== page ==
The long version:
It became rapidly apparently last night that, with all the train schedule ripples from the bombing's aftermath, there was no way I was going to reach suburban Leeds before one o'clock this afternoon. If I couldn't arrive by the time the tour I'd signed up for began, then there was no rush at all in arriving, so I aimed for a leisurely mid-afternoon arrival.
Only the Metropolitan line is currently running to King's Cross Station, so I attempted to route via Bank and Moorgate to get there. Alas, the entire Bank branch of the Northern line had ceased running as well, so I detoured still further, via Embankment and Euston, and finally walked. Fortunately, trains to Leeds run hourly. Less fortunately, the only way I could find to buy shampoo at the station was through the Body Shop.
The train ran its three hours across swathes of green fields edged in trees and towns, while small, fluffy, quiet dogs wandered down the corridors. A whippet was more interested in sniffing than walking, and a young girl stumbled over "knock, knock" jokes read from the trainline magazine. The carriages were wifi equipped, £3/half-hour for those not travelling in first class.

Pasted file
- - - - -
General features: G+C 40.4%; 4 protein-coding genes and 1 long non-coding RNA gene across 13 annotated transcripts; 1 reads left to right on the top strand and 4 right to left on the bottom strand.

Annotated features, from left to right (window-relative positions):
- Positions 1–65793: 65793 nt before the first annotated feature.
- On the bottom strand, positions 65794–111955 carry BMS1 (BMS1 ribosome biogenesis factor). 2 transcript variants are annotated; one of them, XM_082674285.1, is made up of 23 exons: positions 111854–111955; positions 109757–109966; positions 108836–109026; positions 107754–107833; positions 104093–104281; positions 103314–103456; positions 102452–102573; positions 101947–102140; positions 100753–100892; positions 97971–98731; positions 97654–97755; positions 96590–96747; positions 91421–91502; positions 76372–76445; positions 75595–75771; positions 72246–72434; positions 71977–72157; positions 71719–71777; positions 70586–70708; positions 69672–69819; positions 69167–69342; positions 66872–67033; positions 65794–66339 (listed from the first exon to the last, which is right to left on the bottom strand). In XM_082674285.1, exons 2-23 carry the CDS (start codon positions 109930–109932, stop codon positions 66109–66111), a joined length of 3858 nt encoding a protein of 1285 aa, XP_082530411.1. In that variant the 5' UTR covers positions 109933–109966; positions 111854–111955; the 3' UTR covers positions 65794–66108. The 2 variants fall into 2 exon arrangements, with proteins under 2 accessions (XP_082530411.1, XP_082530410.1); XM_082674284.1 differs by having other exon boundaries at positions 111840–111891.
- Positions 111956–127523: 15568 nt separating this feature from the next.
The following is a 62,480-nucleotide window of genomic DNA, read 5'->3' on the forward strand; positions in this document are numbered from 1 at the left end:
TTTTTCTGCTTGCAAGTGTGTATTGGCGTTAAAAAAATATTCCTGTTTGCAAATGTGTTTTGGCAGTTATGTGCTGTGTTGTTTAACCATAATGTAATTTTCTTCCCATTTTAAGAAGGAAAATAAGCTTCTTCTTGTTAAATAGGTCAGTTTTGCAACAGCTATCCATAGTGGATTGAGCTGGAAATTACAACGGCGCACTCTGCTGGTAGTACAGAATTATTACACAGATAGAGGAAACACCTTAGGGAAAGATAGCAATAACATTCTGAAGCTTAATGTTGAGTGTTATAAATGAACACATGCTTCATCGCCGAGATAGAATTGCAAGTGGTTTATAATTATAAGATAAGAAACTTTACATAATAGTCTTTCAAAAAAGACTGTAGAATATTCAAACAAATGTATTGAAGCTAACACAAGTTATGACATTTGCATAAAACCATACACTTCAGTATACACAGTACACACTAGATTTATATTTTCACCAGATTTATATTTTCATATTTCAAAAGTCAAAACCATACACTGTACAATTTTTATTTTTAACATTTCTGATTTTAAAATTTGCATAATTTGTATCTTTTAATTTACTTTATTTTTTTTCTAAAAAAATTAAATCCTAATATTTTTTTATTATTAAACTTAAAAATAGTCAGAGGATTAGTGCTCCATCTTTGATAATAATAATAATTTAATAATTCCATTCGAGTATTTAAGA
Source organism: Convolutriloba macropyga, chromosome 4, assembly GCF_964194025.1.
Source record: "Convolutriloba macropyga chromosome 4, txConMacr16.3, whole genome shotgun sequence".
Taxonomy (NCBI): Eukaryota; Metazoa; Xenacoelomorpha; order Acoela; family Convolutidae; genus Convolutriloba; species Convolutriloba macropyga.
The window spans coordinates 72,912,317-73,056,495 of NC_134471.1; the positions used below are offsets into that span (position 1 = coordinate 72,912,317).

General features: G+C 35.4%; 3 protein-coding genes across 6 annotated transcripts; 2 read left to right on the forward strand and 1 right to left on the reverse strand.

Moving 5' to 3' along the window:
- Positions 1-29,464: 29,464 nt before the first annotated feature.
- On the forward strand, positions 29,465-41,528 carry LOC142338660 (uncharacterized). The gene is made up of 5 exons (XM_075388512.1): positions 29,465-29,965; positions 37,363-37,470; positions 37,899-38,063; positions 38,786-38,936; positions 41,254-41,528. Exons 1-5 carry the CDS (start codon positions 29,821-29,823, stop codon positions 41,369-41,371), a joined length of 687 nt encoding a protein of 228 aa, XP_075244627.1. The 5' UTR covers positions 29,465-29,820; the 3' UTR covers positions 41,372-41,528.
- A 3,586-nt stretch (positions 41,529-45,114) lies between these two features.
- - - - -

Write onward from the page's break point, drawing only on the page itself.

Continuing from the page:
Somewhere in the move, despite my intentions otherwise, the conference program book was boxed up and shipped across the Atlantic. I wandered the Leeds train station in circles, spurred onward by the conviction of a free shuttle associated with the event. No more than five minutes later, an elegantly coiffed scholar, friend in tow, pass by, following directions from a very familiar-looking book. They rescued me from disorientation, and so I safely arrived on campus, out in the suburbs, in the swelter and heat of the day.
Thirst, heat, and disorientation are increasingly managable, with the aid of water, changes of clothing, hats, and maps. My first Medieval Congress at Kalamazoo was in my last year of my undergraduate degree. I went knowing no one, explored, had a wonderful time. Technically, this is my second Leeds Medieval Congress, but it might as well be my first. This time, though, I will know people, people I've met in Toronto or at Kalamazoo or York. I'm looking forward to it.